America's factory workers: immigrants turn the shop floor into a `mini-UN'
Elizabeth, N.J. — The work rules at the Economy Color Card Company are printed in English and Spanish. But the company, which makes the swatch sample books that textile salesmen lug around, could have added others, such as Hindi, Creole, Portuguese, and Polish. Economy's managers estimate that 30 percent of its 900 workers don't speak English. As owner Don Ackerman will quickly tell you, the factory floor is changing. ``It's like a United Nations down here,'' he says.
This phenomenon is taking place nationally. Rex Hardesty, a spokesman for the AFL-CIO in Washington, says that ``there is a significant increase in the number of workers who consider English a second language.'' Mr. Hardesty notes that the labor-intensive apparel business in New York and Los Angeles has changed the most. ``It used to be very Jewish and female. Now it's female and Chicano.''
On one Economy assembly line of 14 workers are legal immigrants from Colombia, Honduras, Peru, Argentina, Ecuador, the Dominican Republic, India, Haiti, Cuba, El Salvador, and Portugal.
Nearby are workers from Nicaragua, South Africa, Panama, Guyana, Mexico, Poland, Pakistan, and Czechoslovakia.
On yet another line where labels are glued by hand to fabric samples, women from India and Pakistan work together, wrapped in traditional saris. Some have caste marks on their foreheads and chat among themselves in Hindi. Department manager Sailesh Kadakia, originally from Bombay, speaks six different Indian dialects to communicate with them.
In California, shop floor foremen who can speak Malay, Tagalog (for Filipinos), Chinese, and Vietnamese to the workers, as well as Spanish, are not unusual. Norm England, co-owner of the Kiva Container Corporation in Buena Park, Calif., says the next supervisor his growing company will hire will be bilingual, as more than 50 percent of his workers don't speak any English at all. ``We have a Spanish-English dictionary and muddle through with pointing and sign language,'' he says.
The changing shop floor, says Audrey Freeman, an economist with the Conference Board in New York, is an indication that ``we are providing jobs to immigrants who came here for no other reason than to work.''
George Rocourt, an economist with Mercantile Safe Deposit & Trust Company in Baltimore, says that what is happening in the United States is similar to the situation in Europe when it was operating under full employment in the 1960s. ``The Europeans invited all the guest workers in to take the low-paying jobs,'' he explains.
But as the US economy grows and the unemployment rate shrinks, even immigrant laborers are getting scarce.
To attract new workers, Dot Mandl, director of human resources at Economy, has contacted area churches, Haitian Advancement (a networking organization), local high schools, the New Jersey Employment Service, and the New Hope Skill Center.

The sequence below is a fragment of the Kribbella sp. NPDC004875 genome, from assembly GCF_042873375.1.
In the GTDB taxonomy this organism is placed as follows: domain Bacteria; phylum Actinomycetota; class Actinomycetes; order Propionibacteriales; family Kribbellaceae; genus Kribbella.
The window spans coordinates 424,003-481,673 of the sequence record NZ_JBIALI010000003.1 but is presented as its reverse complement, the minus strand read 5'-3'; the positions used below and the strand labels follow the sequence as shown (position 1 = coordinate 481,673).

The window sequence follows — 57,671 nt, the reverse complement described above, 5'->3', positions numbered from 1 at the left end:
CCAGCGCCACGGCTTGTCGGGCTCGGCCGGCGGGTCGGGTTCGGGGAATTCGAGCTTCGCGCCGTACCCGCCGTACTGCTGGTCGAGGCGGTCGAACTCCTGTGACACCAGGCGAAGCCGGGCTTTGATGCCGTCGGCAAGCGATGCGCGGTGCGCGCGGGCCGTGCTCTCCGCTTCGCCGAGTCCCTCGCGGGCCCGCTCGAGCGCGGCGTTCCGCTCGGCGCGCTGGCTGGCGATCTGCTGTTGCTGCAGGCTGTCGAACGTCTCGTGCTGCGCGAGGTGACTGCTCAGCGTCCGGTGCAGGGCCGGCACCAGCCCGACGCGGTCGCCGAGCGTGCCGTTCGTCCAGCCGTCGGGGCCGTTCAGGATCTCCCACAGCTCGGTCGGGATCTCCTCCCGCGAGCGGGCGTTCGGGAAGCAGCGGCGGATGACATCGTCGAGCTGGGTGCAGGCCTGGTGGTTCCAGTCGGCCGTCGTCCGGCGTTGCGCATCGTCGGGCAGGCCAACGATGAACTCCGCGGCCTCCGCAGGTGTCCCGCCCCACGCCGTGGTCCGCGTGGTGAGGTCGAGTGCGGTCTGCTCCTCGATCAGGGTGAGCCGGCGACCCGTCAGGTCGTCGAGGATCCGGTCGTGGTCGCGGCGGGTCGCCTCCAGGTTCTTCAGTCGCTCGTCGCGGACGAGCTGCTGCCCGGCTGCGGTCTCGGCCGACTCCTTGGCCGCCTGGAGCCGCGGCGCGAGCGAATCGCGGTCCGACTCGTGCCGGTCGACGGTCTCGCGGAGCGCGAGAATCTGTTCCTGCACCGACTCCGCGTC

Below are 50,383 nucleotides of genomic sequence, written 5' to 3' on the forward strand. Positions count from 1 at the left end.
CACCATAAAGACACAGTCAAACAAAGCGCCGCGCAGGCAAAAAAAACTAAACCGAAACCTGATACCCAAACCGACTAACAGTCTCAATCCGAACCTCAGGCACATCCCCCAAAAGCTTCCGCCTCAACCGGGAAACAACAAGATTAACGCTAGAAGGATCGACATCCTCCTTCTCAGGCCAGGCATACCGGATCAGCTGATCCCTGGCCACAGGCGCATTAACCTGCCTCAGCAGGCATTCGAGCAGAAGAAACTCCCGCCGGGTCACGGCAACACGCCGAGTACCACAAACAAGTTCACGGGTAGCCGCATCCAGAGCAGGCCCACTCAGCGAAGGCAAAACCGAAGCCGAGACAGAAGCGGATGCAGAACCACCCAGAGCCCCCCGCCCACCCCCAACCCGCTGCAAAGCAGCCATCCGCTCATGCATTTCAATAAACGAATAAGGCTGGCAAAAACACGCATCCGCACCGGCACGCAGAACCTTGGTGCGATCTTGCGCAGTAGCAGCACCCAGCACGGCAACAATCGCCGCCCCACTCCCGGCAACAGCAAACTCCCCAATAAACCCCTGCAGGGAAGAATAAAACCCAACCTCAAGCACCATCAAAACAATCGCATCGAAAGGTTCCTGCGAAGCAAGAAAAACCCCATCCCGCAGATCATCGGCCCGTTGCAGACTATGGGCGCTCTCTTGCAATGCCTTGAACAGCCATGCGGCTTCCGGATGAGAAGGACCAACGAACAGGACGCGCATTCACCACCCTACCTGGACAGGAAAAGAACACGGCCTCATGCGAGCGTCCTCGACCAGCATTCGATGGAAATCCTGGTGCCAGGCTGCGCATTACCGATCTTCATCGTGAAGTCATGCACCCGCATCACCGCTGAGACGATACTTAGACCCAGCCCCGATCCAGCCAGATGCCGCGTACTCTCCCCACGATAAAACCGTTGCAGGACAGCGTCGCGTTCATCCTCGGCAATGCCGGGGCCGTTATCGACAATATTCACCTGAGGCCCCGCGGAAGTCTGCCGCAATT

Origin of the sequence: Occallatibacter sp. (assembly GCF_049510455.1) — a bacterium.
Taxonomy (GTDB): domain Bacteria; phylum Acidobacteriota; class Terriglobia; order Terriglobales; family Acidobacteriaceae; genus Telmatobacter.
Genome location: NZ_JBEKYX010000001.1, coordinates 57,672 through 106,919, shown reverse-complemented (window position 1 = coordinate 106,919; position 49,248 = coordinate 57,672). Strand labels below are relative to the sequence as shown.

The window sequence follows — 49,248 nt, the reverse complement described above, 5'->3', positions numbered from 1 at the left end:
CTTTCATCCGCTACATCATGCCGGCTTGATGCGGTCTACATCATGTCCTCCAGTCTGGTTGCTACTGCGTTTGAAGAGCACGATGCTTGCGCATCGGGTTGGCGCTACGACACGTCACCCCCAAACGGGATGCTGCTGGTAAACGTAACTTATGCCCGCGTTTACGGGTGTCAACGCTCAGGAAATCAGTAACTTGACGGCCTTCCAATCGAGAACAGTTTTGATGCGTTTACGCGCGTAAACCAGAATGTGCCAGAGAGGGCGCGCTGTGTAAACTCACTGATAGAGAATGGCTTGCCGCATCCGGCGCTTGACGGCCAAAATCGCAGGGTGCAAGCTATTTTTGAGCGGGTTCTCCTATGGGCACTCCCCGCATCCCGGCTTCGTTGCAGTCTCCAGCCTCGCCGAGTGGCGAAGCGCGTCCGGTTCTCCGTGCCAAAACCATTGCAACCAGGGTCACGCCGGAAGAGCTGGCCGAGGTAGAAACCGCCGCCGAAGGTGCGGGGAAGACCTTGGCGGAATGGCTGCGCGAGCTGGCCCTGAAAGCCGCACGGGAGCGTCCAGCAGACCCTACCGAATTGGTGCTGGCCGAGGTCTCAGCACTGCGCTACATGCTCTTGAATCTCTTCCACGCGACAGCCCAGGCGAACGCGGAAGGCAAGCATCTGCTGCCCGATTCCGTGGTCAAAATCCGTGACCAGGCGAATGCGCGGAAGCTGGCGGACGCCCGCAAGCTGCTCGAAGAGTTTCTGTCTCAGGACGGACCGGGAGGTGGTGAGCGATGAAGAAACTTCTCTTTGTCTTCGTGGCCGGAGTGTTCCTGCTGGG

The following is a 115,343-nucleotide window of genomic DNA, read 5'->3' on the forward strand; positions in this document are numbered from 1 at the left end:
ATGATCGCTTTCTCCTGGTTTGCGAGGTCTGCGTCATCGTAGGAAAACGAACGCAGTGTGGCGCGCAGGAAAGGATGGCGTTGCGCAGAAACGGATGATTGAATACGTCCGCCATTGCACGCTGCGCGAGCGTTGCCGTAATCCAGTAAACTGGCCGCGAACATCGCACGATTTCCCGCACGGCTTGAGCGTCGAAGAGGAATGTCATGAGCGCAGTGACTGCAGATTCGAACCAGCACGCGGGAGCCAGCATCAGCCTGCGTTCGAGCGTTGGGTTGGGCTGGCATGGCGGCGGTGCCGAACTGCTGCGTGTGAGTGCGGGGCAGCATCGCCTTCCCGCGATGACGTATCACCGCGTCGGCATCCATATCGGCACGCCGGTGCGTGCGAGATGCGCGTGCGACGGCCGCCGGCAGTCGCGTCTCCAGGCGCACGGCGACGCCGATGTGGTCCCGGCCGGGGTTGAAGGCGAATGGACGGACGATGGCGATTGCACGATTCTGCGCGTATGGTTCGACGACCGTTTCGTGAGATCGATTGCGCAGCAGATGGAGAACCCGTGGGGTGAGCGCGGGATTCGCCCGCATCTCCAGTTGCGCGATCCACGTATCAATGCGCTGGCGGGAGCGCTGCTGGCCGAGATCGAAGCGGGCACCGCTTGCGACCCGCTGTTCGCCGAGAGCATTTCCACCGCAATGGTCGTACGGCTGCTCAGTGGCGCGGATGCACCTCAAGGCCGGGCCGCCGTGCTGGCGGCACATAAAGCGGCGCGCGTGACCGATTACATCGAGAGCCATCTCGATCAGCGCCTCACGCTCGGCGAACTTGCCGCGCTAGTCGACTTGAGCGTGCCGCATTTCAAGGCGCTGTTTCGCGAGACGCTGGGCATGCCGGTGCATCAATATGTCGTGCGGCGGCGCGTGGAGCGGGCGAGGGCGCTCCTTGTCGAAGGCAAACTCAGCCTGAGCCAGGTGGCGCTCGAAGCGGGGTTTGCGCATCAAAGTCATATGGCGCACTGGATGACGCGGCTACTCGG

She has also run ads in Ukrainian-, Russian-, German-, and Portuguese-language newspapers. One of her latest proposals is to design a poster for inner-city housing projects.
Although Economy says it has no difficulty meeting production deadlines, it faces a continual battle to find new workers because of a high turnover rate. Since last July, Ms. Mandl figures, the rate has been 30 percent.
Mandl says it is difficult to motivate the workers, even though ``they take direction well.'' One reason for motivation problems could be because their shop floor workers earn $3.76 an hour, barely above the minimum wage of $3.35 an hour. After 45 days, they are eligible to join the United Paperworkers Union, which takes $15 a month in dues and provides Blue Cross Blue Shield coverage.
Mr. Ackerman says that cultural differences may also contribute to the high worker turnover rate. ``They may not realize the importance of coming in every day,'' he says.
Some of the workers say they have ambitions. Evelyn Mendoza, originally from Honduras, is going to night school to learn to be a cosmetologist. Through an interpreter, she says she hopes to own her own home. Fanny Tapia, a native of Ecuador and mother of four children, wants to ``study something short,'' but is vague on what that might be.
Few if any of the workers are taking courses in English. An Indian worker, Ranjan Paden, who speaks only her native Hindi, hopes to learn English by watching television.
``It doesn't surprise me that the workers are not learning English,'' says Alan Magazine, president of the Council on Competitiveness. ``I suspect people are scraping hard for a living, working long hours, trying to raise families. I'm not sure I would try to learn English, either.''
Over the short term, Mr. Magazine says, he believes this will be detrimental to the US as it competes in the world markets. ``We have to be able to train people properly,'' he says.
One recent problem relating to more advanced training, he says, is the difficulty that American engineering students are having understanding Asian professors. ``That is no small problem,'' he says.
But over the longer term, Magazine points out, the son and daughters of these immigrants will learn English in the school system, beginning the familiar chain of upwardly mobile immigrants.